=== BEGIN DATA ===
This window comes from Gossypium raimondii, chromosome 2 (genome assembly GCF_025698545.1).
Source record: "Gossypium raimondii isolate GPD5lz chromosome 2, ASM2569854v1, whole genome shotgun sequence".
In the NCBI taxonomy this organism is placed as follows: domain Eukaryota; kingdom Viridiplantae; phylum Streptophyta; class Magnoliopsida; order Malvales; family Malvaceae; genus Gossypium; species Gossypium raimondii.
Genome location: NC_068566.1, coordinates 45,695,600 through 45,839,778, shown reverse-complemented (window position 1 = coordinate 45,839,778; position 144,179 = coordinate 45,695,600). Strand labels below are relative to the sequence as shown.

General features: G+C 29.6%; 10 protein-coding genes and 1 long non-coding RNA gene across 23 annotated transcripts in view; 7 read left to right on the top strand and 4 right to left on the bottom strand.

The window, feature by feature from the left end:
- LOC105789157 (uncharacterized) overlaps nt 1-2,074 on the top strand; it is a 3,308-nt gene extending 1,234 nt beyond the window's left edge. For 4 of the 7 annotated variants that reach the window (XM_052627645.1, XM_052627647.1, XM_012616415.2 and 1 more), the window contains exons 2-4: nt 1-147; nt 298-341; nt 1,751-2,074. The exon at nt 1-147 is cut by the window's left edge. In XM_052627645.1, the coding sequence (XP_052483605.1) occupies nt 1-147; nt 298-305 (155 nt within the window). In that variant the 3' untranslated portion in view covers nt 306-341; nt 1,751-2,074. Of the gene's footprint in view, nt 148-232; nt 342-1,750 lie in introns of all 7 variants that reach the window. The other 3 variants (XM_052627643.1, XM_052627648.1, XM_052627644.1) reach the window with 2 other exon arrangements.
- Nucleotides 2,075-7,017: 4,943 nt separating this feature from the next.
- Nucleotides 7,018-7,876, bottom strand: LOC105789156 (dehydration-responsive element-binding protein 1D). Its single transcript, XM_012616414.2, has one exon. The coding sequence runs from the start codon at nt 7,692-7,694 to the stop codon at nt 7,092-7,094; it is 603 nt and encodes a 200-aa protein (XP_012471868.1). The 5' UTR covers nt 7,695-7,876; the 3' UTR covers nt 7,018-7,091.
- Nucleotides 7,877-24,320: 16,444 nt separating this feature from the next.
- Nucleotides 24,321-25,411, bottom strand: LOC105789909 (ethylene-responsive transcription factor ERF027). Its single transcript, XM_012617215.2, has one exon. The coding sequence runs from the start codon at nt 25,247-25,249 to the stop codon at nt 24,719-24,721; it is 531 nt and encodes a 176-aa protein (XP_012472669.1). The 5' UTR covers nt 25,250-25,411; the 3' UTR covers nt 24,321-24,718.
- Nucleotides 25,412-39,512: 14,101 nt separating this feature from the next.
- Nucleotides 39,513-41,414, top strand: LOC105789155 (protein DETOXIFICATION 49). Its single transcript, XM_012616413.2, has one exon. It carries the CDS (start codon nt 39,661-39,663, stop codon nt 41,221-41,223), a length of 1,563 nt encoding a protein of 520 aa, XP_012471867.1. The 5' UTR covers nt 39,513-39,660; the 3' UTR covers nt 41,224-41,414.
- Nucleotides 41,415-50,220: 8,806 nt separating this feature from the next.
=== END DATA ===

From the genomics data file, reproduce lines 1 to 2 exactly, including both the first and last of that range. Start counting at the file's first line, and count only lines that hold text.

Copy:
This window comes from Gossypium raimondii, chromosome 2 (genome assembly GCF_025698545.1).
Source record: "Gossypium raimondii isolate GPD5lz chromosome 2, ASM2569854v1, whole genome shotgun sequence".